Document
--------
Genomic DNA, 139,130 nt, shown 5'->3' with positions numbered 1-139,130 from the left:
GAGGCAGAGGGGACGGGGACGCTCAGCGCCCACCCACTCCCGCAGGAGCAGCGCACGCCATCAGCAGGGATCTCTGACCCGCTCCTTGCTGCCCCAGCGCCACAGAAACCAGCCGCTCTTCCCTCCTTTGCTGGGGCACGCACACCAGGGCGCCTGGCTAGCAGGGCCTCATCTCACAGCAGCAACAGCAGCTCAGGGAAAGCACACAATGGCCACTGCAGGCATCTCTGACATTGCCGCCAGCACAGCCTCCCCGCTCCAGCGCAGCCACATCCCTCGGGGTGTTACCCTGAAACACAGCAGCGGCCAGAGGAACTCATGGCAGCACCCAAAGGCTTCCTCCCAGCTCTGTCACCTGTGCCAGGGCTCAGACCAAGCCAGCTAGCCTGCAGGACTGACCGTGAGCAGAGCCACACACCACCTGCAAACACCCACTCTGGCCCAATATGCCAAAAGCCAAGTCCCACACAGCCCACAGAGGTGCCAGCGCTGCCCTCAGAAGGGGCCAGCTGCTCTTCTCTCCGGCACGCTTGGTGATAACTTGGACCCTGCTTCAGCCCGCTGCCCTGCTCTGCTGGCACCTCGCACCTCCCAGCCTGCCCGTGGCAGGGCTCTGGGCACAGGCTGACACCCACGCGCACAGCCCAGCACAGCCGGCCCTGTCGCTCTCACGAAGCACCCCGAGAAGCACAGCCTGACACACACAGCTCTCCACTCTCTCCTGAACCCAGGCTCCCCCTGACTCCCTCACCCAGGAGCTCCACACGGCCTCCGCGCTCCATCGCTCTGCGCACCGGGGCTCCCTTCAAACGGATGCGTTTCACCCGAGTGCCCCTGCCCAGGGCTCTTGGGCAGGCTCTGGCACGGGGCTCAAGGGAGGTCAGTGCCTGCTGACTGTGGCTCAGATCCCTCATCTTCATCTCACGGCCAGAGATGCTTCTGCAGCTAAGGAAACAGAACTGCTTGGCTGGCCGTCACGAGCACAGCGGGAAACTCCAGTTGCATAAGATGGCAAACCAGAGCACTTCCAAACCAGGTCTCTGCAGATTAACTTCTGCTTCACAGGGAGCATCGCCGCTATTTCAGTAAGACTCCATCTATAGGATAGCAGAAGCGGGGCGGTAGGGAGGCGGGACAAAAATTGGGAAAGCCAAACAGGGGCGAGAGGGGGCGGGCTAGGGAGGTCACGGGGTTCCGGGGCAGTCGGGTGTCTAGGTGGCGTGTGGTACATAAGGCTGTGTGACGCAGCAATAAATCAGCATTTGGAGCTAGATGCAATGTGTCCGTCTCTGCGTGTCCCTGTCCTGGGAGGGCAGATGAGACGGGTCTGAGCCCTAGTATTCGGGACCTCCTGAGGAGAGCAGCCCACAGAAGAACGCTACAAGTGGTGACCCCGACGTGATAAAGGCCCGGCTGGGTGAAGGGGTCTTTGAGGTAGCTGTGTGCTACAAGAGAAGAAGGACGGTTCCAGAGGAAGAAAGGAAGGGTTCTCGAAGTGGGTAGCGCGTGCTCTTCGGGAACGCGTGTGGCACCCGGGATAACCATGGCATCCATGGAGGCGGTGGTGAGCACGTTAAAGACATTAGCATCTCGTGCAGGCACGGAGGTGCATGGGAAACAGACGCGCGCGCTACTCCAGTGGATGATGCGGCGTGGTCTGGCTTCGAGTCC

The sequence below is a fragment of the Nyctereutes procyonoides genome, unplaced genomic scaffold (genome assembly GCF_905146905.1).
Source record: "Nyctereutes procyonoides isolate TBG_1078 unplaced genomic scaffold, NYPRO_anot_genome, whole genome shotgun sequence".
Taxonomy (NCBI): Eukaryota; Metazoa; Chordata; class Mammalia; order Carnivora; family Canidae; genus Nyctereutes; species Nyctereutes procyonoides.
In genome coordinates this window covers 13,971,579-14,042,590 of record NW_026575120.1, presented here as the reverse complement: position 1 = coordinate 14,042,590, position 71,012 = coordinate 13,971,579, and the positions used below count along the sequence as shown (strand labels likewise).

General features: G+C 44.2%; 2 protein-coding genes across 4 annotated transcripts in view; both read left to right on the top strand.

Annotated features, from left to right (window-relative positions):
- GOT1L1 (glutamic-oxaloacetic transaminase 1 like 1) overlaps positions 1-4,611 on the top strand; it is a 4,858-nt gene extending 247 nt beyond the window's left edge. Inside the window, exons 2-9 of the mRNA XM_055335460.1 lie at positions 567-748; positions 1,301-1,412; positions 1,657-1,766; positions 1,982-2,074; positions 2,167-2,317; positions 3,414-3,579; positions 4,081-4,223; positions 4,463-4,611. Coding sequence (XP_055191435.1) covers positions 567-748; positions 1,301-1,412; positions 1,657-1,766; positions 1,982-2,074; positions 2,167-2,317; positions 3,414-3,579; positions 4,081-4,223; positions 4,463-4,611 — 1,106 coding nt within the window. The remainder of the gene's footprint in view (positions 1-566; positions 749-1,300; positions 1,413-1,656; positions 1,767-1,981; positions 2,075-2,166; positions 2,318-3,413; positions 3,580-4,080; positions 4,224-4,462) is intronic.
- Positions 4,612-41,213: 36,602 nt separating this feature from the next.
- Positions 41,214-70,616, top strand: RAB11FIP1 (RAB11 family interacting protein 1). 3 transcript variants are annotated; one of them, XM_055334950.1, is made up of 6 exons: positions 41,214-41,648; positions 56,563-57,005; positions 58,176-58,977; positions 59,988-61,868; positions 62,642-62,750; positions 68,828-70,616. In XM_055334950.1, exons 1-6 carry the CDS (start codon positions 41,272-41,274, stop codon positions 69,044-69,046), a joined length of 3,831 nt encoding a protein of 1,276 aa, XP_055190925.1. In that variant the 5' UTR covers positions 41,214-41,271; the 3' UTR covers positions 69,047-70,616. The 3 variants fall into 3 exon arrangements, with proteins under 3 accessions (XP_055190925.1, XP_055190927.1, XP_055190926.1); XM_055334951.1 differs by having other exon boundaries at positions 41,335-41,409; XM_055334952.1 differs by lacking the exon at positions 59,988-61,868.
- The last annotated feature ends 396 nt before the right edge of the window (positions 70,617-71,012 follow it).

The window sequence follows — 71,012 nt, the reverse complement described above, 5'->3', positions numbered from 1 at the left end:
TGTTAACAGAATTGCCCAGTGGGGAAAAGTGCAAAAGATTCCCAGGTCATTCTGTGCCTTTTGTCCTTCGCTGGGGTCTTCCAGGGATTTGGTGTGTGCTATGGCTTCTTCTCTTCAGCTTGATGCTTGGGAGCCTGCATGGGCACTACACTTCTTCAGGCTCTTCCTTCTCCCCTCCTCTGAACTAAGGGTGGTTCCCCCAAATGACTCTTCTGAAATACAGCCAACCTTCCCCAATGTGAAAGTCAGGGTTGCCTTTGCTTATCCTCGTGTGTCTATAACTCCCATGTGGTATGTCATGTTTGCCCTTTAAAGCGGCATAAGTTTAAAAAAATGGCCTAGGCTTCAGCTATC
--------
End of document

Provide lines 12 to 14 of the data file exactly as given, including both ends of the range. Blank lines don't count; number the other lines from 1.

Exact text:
- The last annotated feature ends 396 nt before the right edge of the window (positions 70,617-71,012 follow it).

The window sequence follows — 71,012 nt, the reverse complement described above, 5'->3', positions numbered from 1 at the left end:
TGTTAACAGAATTGCCCAGTGGGGAAAAGTGCAAAAGATTCCCAGGTCATTCTGTGCCTTTTGTCCTTCGCTGGGGTCTTCCAGGGATTTGGTGTGTGCTATGGCTTCTTCTCTTCAGCTTGATGCTTGGGAGCCTGCATGGGCACTACACTTCTTCAGGCTCTTCCTTCTCCCCTCCTCTGAACTAAGGGTGGTTCCCCCAAATGACTCTTCTGAAATACAGCCAACCTTCCCCAATGTGAAAGTCAGGGTTGCCTTTGCTTATCCTCGTGTGTCTATAACTCCCATGTGGTATGTCATGTTTGCCCTTTAAAGCGGCATAAGTTTAAAAAAATGGCCTAGGCTTCAGCTATC